Claims of Racism
I have read in the social media where many people have written words like “We are watched and followed every time we enter a shop.” I don’t doubt that this happens, but again, not nearly as much as what the race hounds would have you believe. I have lost count, but I would estimate that I have responded to these people on more than twenty occasions with “Please tell me which shop this is happening in and I will come and see it for myself and speak to the shopkeeper.” So far, not one person has taken me up on my offer. Interestingly I have one friend, a non-Aboriginal woman, who has Aboriginal children, grandchildren, and great grandchildren, who told me that some of her grandchildren said they have been watched when entering shops. While they find it annoying, they tolerate it because they are aware of the high shoplifting rate amongst their peer group. This situation is similar to what happens in North America. Consider the account by Jason L. Riley (2014), a Black American, in his provocatively titled book ‘Please stop helping us.’
In high school I worked as a stock boy in a supermarket. The people caught stealing were almost always black. As a result black shoppers got more scrutiny from everyone, including black workers. During college I worked the overnight shift at a gas station with a minimart. So when people who looked like me entered the store my antenna went up. Similarly, when I see groups of young black men walking down the street at night I cross to the other side. When I see them on subways I switch cars. I am not judging them as individuals. Why take risks? If I guess wrong my wife is a widow and my children are fatherless. So I make snap judgments with incomplete information.
My attitude and behaviour are hardly unique, even among other blacks. Like white cabdrivers, black cabdrivers have been known to avoid picking up black males at night, something I also experienced firsthand upon moving to New York after college.
Some individuals who avoid encounters with black youths may indeed be acting out of racism, but given that law-abiding blacks exhibit the exact same behaviour it’s likely that mot people are acting on probability. (pp. 63, 64)
If you were to get your news about Aboriginal affairs from sites like NITV, you would think that whenever an Aboriginal person was mistreated, it was mostly from non-Aboriginal people and that it was racially motivated. What you won’t typically see on NITV or in similar outlets are stories about the high rates of violence and child abuse in Aboriginal communities, or if you do, it is often attributed to racism, oppression, colonisation, or transgenerational trauma.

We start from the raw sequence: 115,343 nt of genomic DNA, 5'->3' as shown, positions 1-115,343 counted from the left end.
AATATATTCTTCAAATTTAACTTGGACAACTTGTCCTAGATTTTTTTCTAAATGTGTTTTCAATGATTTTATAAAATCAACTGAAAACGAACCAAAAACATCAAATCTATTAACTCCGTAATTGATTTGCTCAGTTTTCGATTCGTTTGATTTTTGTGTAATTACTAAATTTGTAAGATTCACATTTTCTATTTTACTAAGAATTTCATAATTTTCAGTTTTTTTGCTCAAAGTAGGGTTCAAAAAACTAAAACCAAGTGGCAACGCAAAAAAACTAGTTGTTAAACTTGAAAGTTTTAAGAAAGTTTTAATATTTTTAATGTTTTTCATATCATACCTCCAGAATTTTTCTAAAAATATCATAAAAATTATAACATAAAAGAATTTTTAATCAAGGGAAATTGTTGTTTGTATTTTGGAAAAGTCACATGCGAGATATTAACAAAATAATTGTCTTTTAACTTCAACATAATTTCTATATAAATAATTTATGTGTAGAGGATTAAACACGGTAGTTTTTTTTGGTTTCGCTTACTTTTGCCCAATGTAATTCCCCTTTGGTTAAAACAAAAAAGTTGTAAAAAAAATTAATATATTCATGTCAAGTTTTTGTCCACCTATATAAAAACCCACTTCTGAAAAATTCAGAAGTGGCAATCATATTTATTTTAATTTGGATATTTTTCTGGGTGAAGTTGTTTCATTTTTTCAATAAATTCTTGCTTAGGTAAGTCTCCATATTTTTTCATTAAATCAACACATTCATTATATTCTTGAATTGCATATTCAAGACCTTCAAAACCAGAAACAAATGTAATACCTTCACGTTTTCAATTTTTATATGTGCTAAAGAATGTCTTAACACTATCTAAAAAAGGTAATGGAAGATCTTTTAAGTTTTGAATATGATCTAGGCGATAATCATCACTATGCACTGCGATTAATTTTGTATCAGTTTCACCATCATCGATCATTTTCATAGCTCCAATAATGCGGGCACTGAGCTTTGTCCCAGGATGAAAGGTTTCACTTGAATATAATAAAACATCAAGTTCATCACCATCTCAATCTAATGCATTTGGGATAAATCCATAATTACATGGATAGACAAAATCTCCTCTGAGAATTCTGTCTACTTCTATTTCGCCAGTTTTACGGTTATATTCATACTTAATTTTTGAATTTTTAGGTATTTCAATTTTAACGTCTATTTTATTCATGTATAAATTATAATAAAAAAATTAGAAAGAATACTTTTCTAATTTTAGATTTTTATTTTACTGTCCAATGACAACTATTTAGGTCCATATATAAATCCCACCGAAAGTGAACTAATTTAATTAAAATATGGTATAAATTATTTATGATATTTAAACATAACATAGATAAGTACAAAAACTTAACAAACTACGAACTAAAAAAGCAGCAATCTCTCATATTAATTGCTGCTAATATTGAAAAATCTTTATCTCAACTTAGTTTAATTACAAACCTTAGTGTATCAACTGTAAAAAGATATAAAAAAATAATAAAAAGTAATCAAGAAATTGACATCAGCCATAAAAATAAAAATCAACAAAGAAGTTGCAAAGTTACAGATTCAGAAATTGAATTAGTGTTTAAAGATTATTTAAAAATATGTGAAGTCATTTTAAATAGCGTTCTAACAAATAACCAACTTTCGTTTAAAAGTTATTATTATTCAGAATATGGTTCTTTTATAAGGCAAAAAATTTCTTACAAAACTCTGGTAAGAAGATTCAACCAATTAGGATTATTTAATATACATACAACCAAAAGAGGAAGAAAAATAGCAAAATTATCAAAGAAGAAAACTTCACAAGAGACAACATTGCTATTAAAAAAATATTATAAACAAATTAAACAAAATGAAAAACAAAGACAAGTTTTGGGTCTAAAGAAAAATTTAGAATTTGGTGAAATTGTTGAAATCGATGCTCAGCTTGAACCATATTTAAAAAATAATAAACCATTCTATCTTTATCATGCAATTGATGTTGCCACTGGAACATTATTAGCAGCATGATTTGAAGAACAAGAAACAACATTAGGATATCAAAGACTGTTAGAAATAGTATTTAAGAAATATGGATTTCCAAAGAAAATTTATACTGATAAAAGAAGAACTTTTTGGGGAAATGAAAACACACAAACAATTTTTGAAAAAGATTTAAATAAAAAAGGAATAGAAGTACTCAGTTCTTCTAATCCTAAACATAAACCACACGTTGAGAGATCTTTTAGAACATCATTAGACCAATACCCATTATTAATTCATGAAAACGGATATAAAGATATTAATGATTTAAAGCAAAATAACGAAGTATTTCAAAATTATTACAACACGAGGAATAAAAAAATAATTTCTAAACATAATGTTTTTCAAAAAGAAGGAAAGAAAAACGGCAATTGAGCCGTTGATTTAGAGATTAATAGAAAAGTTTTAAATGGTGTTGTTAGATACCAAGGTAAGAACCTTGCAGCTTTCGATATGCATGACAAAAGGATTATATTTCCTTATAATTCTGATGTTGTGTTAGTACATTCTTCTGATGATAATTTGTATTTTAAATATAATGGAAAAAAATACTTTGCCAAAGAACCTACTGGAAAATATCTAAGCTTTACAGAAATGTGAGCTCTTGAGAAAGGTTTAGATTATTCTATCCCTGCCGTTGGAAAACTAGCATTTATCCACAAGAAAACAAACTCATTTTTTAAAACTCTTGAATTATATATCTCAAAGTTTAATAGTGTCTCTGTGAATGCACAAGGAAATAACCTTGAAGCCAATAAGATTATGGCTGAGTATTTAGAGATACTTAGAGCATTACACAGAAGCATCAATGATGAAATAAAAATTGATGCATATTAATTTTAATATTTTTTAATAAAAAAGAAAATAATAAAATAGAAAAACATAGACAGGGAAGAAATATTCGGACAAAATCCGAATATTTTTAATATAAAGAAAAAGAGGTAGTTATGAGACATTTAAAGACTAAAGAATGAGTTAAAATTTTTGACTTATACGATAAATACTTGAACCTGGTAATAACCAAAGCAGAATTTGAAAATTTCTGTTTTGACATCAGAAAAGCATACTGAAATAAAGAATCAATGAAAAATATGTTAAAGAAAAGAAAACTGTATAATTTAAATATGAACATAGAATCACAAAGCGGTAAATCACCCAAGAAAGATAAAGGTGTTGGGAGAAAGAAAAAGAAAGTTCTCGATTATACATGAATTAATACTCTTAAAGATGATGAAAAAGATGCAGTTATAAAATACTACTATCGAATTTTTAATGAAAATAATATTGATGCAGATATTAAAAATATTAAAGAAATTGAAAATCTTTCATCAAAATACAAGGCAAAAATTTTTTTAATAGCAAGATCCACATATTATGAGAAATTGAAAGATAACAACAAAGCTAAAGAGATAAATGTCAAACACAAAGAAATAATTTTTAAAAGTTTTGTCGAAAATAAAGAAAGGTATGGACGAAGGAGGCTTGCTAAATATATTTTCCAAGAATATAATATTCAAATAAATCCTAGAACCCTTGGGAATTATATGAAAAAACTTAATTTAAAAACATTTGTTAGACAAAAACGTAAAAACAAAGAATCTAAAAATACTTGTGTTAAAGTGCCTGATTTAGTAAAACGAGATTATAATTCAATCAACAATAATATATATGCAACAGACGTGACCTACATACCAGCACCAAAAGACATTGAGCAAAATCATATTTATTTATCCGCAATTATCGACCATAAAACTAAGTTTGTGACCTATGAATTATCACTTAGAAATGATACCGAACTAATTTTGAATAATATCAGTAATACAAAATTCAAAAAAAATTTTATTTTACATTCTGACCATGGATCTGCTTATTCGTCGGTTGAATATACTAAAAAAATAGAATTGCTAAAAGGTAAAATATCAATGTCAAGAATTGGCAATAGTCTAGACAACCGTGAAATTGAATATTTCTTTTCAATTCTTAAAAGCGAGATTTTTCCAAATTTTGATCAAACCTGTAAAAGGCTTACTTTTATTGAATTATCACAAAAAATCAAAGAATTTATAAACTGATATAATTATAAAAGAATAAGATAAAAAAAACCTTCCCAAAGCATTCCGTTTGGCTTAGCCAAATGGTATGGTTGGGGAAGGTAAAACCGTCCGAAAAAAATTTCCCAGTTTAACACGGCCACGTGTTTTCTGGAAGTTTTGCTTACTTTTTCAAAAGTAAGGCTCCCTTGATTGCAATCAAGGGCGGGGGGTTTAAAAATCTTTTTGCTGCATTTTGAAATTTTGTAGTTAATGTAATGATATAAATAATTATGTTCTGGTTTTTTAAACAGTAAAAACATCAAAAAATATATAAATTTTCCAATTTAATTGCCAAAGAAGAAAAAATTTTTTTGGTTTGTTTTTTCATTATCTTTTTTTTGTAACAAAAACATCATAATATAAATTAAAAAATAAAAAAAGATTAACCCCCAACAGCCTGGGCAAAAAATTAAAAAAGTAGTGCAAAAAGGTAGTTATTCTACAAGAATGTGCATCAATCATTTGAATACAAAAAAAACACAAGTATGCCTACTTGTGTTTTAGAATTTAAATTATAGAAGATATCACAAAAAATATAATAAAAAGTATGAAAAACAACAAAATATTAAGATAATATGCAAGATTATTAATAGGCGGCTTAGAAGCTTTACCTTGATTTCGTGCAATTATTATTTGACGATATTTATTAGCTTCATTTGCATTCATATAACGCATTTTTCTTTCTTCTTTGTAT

A few years ago I presented at a conference on the prevention of sexual abuse against Aboriginal children. The chief organiser was an Aboriginal woman and she did an amazing job. One day, NITV came and did some filming of the conference; I was truly surprised. The story was posted on their Facebook page. I was due to present the next day. I told the organiser that if the story gets more than a dozen comments, I would do my presentation in the nude. You will be relieved to know that the NITV followers were predictable and only a small number of people commented on the story. Contrast that to stories on NITV where there is the possibility of an Aboriginal person being the victim or racism, and they get hundreds of replies.
Yes there is racism in this country against Aboriginal people, but it is not as widespread as activists (or those whose income is dependent on believing it) would have us believe. A preoccupation with racism simply prevents us from tackling the real problems affecting Aboriginal people: housing, health, employment, etc.
If a ‘voice’ is enshrined in the Constitution, will the people behind this voice be motivated by the belief that racism is the big culprit hurting Aboriginal people?